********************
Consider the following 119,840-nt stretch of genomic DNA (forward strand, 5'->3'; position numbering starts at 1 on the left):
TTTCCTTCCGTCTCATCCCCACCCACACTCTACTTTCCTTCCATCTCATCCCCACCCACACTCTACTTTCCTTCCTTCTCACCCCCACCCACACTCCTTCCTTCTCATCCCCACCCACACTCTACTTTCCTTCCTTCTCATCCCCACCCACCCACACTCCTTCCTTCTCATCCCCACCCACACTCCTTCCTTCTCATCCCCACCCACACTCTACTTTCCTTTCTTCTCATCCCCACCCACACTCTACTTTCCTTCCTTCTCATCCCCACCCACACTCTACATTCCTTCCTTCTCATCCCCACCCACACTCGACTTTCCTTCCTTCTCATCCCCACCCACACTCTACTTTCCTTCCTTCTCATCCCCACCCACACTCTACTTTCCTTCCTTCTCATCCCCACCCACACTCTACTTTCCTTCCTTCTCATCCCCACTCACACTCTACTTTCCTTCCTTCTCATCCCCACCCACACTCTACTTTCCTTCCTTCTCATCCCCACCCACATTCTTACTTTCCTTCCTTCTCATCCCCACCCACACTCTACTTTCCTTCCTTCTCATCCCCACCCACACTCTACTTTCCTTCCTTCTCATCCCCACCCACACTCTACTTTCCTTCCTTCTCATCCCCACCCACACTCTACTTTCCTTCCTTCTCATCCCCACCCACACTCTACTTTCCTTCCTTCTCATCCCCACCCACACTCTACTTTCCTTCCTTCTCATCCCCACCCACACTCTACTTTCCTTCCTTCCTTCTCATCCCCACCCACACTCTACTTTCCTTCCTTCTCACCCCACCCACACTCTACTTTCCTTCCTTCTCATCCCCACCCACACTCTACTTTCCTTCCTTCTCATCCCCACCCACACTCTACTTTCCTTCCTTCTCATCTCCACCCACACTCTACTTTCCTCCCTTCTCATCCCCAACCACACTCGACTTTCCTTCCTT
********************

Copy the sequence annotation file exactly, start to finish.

Consider the following 119,840-nt stretch of genomic DNA (forward strand, 5'->3'; position numbering starts at 1 on the left):
TTTCCTTCCGTCTCATCCCCACCCACACTCTACTTTCCTTCCATCTCATCCCCACCCACACTCTACTTTCCTTCCTTCTCACCCCCACCCACACTCCTTCCTTCTCATCCCCACCCACACTCTACTTTCCTTCCTTCTCATCCCCACCCACCCACACTCCTTCCTTCTCATCCCCACCCACACTCCTTCCTTCTCATCCCCACCCACACTCTACTTTCCTTTCTTCTCATCCCCACCCACACTCTACTTTCCTTCCTTCTCATCCCCACCCACACTCTACATTCCTTCCTTCTCATCCCCACCCACACTCGACTTTCCTTCCTTCTCATCCCCACCCACACTCTACTTTCCTTCCTTCTCATCCCCACCCACACTCTACTTTCCTTCCTTCTCATCCCCACCCACACTCTACTTTCCTTCCTTCTCATCCCCACTCACACTCTACTTTCCTTCCTTCTCATCCCCACCCACACTCTACTTTCCTTCCTTCTCATCCCCACCCACATTCTTACTTTCCTTCCTTCTCATCCCCACCCACACTCTACTTTCCTTCCTTCTCATCCCCACCCACACTCTACTTTCCTTCCTTCTCATCCCCACCCACACTCTACTTTCCTTCCTTCTCATCCCCACCCACACTCTACTTTCCTTCCTTCTCATCCCCACCCACACTCTACTTTCCTTCCTTCTCATCCCCACCCACACTCTACTTTCCTTCCTTCTCATCCCCACCCACACTCTACTTTCCTTCCTTCCTTCTCATCCCCACCCACACTCTACTTTCCTTCCTTCTCACCCCACCCACACTCTACTTTCCTTCCTTCTCATCCCCACCCACACTCTACTTTCCTTCCTTCTCATCCCCACCCACACTCTACTTTCCTTCCTTCTCATCTCCACCCACACTCTACTTTCCTCCCTTCTCATCCCCAACCACACTCGACTTTCCTTCCTT